Posts Tagged ‘Dodge City’


The Other Shoe Drops in Dodge City, KS

The Dodge City Globe has fired Claire O’Brien, the reporter who found herself in the eye of a legal storm over her refusal to reveal the identity of a confidential source. Here’s an excerpt from the AP story (via the Topeka Capital-Journal):

Reporter Claire O’Brien said her firing on Friday from the Dodge City Daily Globe stems from comments she made to media outlets after she was found in contempt for failing to appear at an inquisition, the Kansas equivalent of a grand jury.

O’Brien told reporters at the time that the newspaper’s corporate owners had refused to pay for her legal representation and scuttled her efforts to find independent legal help unless she testified claims that GateHouse Media Kansas Holdings, which owns the newspaper, has denied.

On Sunday, O’Brien said she was fired in “retaliation” for making those public comments.

Claire will be a featured speaker at the SPJ Region 7 Conference, in a “super-session” on Saturday, April 10 at the Doubletree Hotel in Downtown Omaha.

Dodge City — Update

The showdown over a confidential source in Dodge City is over, although the larger issue of journalistic ethics versus Kansas state law is not.  Reporter Claire O’Brien is no longer being fined $1,000 a day for contempt, but this excerpt from the Kansas City Star sums it up pretty well:

“Hopefully it will show the Legislature how hopelessly tangled this situation can become without a clear statute showing the way,” O’Brien said after the hearing.

Doug Anstaett, executive director of the Kansas Press Association, said his group has been approached by some legislators who want to help. He said the KPA will work with them in the coming weeks to make sure Kansas joins the 35 other states with a shield law to protect reporters.

“This episode has awakened members of the Kansas Legislature to the sad fact that reporters have no protection under state law,” Anstaett said in a phone interview. “Who is going to go out on a limb as a reporter if the courts and prosecutors are just going to be standing there with a chain saw to destroy the very tools a reporter uses to report the news?”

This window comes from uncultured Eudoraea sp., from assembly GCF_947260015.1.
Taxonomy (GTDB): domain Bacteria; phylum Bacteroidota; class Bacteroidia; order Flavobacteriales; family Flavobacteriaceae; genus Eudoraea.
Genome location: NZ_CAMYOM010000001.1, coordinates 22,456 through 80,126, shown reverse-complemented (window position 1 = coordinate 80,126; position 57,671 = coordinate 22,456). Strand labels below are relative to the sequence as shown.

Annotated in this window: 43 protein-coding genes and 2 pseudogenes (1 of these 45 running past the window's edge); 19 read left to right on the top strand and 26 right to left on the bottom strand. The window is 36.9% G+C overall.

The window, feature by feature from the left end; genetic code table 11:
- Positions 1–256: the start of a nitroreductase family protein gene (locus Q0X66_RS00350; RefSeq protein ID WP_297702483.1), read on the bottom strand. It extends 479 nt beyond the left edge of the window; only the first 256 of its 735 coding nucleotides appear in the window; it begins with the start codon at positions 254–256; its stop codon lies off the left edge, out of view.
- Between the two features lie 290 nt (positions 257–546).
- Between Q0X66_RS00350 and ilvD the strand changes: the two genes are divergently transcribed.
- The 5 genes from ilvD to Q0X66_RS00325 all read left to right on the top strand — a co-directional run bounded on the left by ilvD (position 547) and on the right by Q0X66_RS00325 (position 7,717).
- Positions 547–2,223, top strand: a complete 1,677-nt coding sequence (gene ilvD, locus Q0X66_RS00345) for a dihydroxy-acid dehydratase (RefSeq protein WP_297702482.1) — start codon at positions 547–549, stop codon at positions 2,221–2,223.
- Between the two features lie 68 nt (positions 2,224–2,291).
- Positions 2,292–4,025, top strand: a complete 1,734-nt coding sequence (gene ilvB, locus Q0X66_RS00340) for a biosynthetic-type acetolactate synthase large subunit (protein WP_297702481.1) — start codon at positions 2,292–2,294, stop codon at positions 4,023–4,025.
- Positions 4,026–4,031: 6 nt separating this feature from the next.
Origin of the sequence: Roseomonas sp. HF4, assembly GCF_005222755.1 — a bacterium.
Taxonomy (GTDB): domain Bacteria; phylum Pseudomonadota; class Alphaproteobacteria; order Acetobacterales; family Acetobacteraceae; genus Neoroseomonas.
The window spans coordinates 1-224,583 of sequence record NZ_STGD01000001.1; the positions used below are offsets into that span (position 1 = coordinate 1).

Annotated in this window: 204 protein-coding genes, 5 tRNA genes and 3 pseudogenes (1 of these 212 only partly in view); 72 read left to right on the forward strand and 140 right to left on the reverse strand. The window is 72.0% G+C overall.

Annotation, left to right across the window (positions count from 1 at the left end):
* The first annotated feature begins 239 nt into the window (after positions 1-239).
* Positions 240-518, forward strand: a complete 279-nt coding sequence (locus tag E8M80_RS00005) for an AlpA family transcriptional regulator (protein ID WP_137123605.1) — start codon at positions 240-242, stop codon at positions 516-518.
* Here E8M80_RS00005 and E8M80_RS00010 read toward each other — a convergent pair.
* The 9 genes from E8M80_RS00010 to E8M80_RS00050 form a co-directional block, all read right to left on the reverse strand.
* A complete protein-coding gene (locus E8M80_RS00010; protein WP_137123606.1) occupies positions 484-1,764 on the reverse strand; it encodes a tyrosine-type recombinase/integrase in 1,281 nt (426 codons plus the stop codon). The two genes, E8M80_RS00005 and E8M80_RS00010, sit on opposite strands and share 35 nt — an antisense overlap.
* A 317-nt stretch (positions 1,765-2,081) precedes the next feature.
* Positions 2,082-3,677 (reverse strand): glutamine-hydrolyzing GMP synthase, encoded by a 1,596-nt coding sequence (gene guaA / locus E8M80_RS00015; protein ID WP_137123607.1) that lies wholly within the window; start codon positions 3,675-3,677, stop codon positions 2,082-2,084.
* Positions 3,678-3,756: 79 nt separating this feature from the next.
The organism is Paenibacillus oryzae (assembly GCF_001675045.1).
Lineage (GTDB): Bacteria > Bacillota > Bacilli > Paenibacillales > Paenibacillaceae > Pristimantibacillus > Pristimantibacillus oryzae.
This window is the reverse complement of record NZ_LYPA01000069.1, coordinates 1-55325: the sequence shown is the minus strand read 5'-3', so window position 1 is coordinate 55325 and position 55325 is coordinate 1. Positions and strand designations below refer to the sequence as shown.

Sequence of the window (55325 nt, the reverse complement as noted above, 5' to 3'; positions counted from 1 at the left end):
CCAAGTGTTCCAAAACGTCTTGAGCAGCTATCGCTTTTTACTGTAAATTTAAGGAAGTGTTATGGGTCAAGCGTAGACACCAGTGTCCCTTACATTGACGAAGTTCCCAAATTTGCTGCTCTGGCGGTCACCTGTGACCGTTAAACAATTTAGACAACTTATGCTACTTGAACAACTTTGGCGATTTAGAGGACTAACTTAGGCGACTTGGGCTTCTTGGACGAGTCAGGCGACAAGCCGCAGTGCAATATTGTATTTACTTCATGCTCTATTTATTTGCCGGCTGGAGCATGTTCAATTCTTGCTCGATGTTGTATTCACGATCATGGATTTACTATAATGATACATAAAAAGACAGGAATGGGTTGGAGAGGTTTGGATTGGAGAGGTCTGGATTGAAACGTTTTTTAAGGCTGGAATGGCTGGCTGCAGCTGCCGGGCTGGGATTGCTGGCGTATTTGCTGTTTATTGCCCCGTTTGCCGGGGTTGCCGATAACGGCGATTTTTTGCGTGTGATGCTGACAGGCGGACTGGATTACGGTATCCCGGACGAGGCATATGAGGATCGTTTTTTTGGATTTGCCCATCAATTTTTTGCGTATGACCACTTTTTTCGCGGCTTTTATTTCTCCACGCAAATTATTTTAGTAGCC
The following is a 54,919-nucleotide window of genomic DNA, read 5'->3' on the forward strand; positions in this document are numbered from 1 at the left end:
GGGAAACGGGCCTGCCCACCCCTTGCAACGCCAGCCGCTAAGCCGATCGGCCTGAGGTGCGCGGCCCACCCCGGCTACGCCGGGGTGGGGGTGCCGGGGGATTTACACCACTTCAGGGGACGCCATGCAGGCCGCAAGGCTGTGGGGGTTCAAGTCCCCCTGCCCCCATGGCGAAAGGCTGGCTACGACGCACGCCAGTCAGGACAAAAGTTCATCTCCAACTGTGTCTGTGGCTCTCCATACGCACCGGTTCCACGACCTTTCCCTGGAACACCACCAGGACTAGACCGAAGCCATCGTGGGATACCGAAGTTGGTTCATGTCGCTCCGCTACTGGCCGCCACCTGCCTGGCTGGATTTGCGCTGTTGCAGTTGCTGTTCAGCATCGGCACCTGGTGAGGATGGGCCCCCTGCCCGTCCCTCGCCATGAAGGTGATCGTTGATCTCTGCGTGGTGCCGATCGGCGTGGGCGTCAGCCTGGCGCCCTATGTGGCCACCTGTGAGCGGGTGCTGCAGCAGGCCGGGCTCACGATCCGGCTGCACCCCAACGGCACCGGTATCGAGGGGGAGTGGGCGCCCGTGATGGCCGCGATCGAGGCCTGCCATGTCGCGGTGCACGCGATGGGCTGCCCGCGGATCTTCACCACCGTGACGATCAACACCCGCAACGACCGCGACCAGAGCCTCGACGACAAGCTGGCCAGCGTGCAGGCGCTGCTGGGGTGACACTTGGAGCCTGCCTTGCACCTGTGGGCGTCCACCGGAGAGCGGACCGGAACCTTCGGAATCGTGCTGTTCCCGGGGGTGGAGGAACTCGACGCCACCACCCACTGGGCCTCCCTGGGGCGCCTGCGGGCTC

If reporters don’t have the ability to talk to people anonymously, valuable investigative reporting will go away, he said.

We have invited Ms. O’Brien to talk to fellow journalists at the upcoming Region 7 Conference in Omaha.  She’s a passionate, dedicated journalist with a story to tell.

Showdown in Dodge City

Have you heard about Claire O’Brien, a reporter at the Dodge City Daily Globe in Kansas?  Ms. O’Brien finds herself fighting Kansas prosecutors over her decision not to reveal information from a confidential source.  She spoke to me at length about her case via telephone this morning.  Going forward, I plan to keep members posted.  In the meantime I wanted to let you all know SPJ is keeping tabs on the case. For one thing, our Legal Defense Fund Committee chair David Cuillier is already in touch with Ms. O’Brien and the attorney for the Daily Globe and publisher Gatehouse Media about a letter in support of her cause.

Ms. O’Brien was supposed to testify at what Kansas calls an “inquisition” today, but there has been a postponement.  She told me she did what reporters do in the course of their duties; she gave her word to a source linked to a murder case.  Now she’s willing to go to jail to protect that source and live up to her ethical commitments.  Still, she’s only human and seems to have given her obligations and actions plenty of thought.  Here are two quotes she gave the Associated Press:

“If I truly felt I had information about the murder of a human being on which part of a case could turn, it would be very sobering,” O’Brien said. “I would have to think long and hard and I am not sure I would withhold that, but the fact is I am absolutely sure in my mind the prosecutor is bullying me.”

And:

“I think the reporter’s only currency is her word  and I really did give it,” O’Brien said. “Every time I try to work myself through giving the information, I just can’t imagine myself being able to compromise my professional reputation to that extent. … Who would trust me again?”

Ms. O’Brien has been working for the paper for about nine months.  She moved to Kansas from Illinois after layoffs at her Gatehouse paper there.  Originally from Boston, Ms. O’Brien has twelve years of reporting experience under her belt.  She is understandably unnerved by her situation; the Kansas Supreme Court is going to look at her case.  She wonders what her decisions will mean for her career down the line.  While she’s willing to go to jail, she’s hoping it doesn’t come to that.

This is a complex case with very broad implications.  I hope to interview the Gatehouse Media attorney William Hurst for his take.  Again, I will keep you all posted on this.

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